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Battle of Azukizaka (1564)

Coordinates: 34°55′49.1351″N 137°10′41.8717″E / 34.930315306°N 137.178297694°E / 34.930315306; 137.178297694
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Battle of Batogahara
Part of the Sengoku period
Date15 February 1564
Location34°55′49.1351″N 137°10′41.8717″E / 34.930315306°N 137.178297694°E / 34.930315306; 137.178297694
Result Matsudaira victory
Ikkō-ikki monks Matsudaira clan and Jōdo-shū monks
Commanders and leaders
Honda Masanobu
Natsume Yoshinobu
Hachiya Sadatsugu
Matsudaira Motoyasu
Sakai Tadatsugu
Ishikawa Kazumasa
Honda Shigetsugu
Kōriki Kiyonaga
Amano Yasukage
Ōkubo Tadayo
Sakakibara Yasumasa
Honda Tadakatsu
Battle of Azukizaka (1564) is located in Aichi Prefecture
Battle of Azukizaka (1564)
Location within Aichi Prefecture
Battle of Azukizaka (1564) is located in Japan
Battle of Azukizaka (1564)
Battle of Azukizaka (1564) (Japan)

The Battle of Azukizaka (小豆坂の戦い, Azukizaka no tatakai) or Battle of Batō-ga-hara (馬頭原の戦い, Batō-ga-hara no tatakai) took place on 15 February 1564, when Matsudaira Motoyasu (later renamed Tokugawa Ieyasu), sought to destroy the growing threat of the Ikkō-ikki, a league of monks, samurai, and peasants who were strongly against samurai rule.


Tensions between warriors and the Ikki had been escalating in Mikawa as the Ikki resisted samurai efforts to tax their temples. Fighting broke out in 1563 when Suganuma Sada, a Matsudaira retainer entered the Jōgū-ji temple in Okazaki and confiscated its rice to feed his own men. In retaliation the monks attacked Suganuma's castle and retrieved the rice back to Jōgū-ji where they barricaded themselves. When Motoyasu sent messengers to their temple to investigate the disorder they were executed. In another incident, Ikki samurai attacked a merchant in the temple town of Honshō-ji. Motoyasu launched a raid against the temple but was defeated.


The Matsudaira residence was in the castle of Okazaki
The Jōdo monastery of Daiju-ji enjoyed the patronization of the Matsudaira clan and assisted Motoyasu at Azukizaka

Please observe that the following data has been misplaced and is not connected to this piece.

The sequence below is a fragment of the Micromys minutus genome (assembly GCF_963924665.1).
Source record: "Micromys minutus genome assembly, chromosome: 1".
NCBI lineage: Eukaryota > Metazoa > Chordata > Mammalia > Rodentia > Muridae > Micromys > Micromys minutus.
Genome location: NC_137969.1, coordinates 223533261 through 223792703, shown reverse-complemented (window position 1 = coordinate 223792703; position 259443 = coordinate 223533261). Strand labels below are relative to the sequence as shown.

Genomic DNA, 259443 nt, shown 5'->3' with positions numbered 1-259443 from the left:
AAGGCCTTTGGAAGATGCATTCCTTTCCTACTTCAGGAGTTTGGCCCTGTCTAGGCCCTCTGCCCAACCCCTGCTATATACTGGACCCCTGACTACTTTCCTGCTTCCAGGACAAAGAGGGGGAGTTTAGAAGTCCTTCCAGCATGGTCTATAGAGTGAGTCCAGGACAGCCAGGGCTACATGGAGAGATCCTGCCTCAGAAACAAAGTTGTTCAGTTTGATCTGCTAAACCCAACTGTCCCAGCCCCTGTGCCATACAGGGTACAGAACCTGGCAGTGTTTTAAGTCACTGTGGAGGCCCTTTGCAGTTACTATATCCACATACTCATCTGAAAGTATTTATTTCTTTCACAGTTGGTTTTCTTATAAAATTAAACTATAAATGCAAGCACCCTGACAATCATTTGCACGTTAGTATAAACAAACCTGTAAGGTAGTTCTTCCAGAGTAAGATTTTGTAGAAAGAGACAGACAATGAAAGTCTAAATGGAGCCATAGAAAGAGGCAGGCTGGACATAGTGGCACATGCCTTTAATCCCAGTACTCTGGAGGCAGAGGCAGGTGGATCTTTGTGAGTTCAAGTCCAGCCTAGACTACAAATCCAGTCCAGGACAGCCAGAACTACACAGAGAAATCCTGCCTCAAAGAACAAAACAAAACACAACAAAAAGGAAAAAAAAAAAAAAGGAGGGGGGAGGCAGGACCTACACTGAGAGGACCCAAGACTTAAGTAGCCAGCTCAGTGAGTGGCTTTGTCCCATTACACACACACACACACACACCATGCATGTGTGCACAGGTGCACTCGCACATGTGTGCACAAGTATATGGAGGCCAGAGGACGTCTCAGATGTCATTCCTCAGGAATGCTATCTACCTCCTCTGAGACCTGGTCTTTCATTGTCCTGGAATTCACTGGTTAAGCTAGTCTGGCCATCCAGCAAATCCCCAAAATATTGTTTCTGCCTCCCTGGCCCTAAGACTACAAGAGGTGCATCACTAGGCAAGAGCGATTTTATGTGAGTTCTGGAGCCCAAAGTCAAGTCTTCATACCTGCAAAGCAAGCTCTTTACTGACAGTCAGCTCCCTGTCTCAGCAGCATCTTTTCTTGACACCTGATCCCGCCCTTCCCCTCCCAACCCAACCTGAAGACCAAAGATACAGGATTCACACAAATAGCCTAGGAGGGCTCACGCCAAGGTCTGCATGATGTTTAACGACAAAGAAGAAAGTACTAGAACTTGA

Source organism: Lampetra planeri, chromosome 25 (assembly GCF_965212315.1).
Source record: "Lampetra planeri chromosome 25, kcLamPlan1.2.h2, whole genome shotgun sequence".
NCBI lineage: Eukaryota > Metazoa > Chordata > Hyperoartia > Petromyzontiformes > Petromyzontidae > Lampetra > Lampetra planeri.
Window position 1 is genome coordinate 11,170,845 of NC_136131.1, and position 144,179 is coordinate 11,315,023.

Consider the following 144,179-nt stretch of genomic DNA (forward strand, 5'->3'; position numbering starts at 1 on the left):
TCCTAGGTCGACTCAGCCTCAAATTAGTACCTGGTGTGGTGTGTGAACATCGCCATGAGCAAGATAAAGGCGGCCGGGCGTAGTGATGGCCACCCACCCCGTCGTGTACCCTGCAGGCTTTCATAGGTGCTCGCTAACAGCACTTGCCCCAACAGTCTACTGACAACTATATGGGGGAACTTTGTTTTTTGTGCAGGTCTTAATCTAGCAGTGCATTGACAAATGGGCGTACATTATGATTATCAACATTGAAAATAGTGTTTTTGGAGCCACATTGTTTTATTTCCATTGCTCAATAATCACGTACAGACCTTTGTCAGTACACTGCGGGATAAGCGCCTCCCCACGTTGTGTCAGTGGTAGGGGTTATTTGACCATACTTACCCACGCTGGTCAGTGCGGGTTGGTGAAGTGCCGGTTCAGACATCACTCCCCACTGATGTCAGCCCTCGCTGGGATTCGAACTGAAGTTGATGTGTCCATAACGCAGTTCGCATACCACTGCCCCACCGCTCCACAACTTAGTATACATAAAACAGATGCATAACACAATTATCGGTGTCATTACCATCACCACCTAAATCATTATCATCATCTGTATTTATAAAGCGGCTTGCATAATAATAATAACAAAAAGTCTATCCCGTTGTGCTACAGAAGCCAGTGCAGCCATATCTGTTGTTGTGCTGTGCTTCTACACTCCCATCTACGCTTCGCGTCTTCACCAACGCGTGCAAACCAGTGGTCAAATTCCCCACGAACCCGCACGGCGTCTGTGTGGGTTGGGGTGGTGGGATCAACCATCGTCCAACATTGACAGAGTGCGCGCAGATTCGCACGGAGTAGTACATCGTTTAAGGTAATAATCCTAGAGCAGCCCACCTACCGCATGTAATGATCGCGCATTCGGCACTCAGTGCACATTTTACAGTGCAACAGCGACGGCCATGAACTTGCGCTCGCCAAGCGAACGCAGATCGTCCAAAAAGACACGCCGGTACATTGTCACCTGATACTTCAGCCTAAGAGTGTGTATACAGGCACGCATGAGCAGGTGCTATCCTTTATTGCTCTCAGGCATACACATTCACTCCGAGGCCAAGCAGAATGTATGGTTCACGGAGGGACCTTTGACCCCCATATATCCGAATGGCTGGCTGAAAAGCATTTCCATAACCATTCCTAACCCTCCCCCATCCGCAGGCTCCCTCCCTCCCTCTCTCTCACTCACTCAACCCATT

On 15 February 1564, Motoyasu had decided to concentrate his forces in eliminating the Ikki from Mikawa and had sought the help of warrior monks from the temple of Daiju-ji with whom he enjoyed good relations. In the Ikki ranks were some of Motoyasu's vassals, like Honda Masanobu and Natsume Yoshinobu, who had turned over to the Ikki rebellion on religious sympathy.

The battle was fierce and Motoyasu took the field personally, issuing challenges to enemy samurai and fighting in the front line where he received several bullets that pierced his armour but failed to wound him.[1][2]


Motoyasu's brave conduct in the battle convinced many of the samurai turncoats in the Ikko to switch sides and the Ikkō were defeated. Nevertheless, the battle did not spell the end of the Ikki in Mikawa, Motoyasu continued his campaign to pacify the Mikawa province from the Ikki.[citation needed]


Throughout most of history, it was thought that this war of suppression was a sign of Tokugawa Ieyasu religious intolerance towards Jōdo Shinshū Buddhism which observed by Ikkō sect.[3]

However, this view were challenged by Watanabe Daimon from Bukkyo University institute, who argues the prime motivation of this suppression were purely secular. There are two theories as for the Ikkō uprising broke out in Mikawa. The first was the violation of the privilege of non-entry (Ieyasu violated the privilege of non-entry held by Ikkō sect temples. While the second was the monopoly of economical commerce, transportations, and other authority orders by Ieyasu in that territory, which previousl held by the Ikkō sect temples.[3]

Considering the second one, Daimon argues this was the most likely explanation of this war, as now Ikkō sect temples became bases of opposition against the Tokugawa clan jurisdiction. This further complicated the situation by the fact that not only Ieyasu's own vassals, but this religious uprising also brought on other Mikawa local lords such as Kira Yoshiaki and Yoshihiro Arakawa. Thus, the nature of the uprising gradually changed from religious issue into secular rebellions by many enemies of Tokugawa clan. Daimon added that it was natural if Ieyasu would respond accordingly by force.[3]

Daimon also concluded with the fact that three years later after the rebellion suppressed, Ieyasu started to allow the Ikko sect to continue to propagate, as he felt that the situation was already stable enough to allow the Ikkō temples reopened.[3]

See also[edit]


  1. ^ Turnbull, Stephen (1998). The Samurai Sourcebook. Cassell & Co. p. 216. ISBN 1854095234.
  2. ^ Turnbull, Stephen R. (1977). The Samurai: A Military History. New York: MacMillan Publishing Co. p. 144.
  3. ^ a b c d Watanabe Daimon (2023). "家康は宗教弾圧の一環として、三河一向一揆と戦ったのか". yahoo.co.jp/expert/ (in Japanese). 2024 渡邊大門 無断転載を禁じます。 © LY Corporation. Retrieved 3 June 2024.


  • Turnbull, Stephen. (1996). Samurai warfare. CASSEL IMPRINT.
  • Turnbull, Stephen. (2003). Japanese Warrior Monks AD 949-1603. Oxford: Osprey Publishing.
  • Turnbull, Stephen. (2008). Samurai Armies 1467–1649. Oxford: Osprey Publishing.
  • Turnbull, Stephen. (2010). Samurai Armies 1467–1649. Oxford: Osprey Publishing.